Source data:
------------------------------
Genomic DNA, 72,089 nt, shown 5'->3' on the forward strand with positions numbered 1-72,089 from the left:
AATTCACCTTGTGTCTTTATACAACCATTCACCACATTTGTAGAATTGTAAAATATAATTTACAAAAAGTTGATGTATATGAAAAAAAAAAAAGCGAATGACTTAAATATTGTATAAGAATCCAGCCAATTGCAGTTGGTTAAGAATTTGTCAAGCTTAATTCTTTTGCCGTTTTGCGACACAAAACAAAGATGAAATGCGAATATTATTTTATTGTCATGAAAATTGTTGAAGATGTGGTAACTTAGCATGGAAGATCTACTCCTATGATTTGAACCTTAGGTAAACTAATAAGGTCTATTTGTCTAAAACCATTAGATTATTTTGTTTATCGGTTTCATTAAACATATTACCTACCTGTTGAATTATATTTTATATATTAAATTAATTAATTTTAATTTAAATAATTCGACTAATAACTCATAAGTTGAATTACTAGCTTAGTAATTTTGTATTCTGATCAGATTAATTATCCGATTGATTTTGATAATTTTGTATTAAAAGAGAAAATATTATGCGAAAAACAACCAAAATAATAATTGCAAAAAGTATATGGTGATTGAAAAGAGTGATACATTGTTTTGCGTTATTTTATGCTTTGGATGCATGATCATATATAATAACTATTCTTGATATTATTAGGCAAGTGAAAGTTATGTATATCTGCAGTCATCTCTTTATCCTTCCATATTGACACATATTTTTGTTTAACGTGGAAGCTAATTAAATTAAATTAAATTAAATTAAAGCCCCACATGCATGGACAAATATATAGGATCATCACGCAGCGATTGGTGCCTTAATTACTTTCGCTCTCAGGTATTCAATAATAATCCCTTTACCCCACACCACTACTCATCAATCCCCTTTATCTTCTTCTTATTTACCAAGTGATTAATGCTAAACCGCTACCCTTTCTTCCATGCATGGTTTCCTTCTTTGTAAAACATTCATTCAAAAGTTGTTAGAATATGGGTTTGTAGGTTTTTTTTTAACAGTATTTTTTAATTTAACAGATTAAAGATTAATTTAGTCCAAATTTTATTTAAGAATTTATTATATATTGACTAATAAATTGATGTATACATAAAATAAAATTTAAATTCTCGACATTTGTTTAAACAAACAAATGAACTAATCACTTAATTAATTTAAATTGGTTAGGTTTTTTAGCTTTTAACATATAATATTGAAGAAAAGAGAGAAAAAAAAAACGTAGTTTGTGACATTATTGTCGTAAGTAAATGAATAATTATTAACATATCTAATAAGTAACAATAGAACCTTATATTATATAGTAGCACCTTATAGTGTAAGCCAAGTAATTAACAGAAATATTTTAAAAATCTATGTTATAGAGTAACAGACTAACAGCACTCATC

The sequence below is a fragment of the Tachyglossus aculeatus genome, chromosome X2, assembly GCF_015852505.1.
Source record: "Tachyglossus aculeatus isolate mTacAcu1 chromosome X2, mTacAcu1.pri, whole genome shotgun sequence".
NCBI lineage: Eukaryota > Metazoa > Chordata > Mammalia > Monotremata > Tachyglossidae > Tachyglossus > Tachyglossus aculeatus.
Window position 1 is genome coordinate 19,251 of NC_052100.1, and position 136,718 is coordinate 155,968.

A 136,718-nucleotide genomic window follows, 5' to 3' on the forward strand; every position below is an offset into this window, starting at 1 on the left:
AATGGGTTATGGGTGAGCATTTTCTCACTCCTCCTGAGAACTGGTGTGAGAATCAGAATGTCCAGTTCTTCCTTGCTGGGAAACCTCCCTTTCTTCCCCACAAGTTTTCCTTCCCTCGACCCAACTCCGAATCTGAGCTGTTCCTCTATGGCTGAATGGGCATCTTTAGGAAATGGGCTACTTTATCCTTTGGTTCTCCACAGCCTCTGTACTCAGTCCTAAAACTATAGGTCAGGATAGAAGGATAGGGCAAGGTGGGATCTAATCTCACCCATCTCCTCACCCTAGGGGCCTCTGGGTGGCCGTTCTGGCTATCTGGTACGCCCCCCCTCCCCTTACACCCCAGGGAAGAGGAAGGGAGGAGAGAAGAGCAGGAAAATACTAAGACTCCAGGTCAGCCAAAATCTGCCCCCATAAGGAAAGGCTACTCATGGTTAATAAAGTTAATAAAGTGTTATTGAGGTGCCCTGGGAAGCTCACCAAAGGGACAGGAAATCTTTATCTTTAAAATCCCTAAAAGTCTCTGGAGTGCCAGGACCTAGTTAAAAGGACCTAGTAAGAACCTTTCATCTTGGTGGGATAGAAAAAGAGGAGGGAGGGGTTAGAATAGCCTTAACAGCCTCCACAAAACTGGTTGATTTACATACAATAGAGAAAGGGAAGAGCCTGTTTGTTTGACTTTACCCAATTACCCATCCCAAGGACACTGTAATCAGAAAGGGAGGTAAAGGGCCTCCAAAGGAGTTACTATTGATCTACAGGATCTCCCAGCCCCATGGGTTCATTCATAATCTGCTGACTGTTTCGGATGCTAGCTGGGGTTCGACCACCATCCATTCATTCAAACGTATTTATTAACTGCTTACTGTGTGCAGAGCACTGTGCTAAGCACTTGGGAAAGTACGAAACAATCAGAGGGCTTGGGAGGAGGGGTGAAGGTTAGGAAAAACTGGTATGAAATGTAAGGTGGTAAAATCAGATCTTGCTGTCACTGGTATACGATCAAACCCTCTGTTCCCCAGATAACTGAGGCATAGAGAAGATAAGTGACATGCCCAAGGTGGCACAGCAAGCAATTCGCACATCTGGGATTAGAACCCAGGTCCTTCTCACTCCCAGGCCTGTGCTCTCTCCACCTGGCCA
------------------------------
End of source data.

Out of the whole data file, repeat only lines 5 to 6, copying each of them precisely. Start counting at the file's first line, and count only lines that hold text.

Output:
NCBI lineage: Eukaryota > Metazoa > Chordata > Mammalia > Monotremata > Tachyglossidae > Tachyglossus > Tachyglossus aculeatus.
Window position 1 is genome coordinate 19,251 of NC_052100.1, and position 136,718 is coordinate 155,968.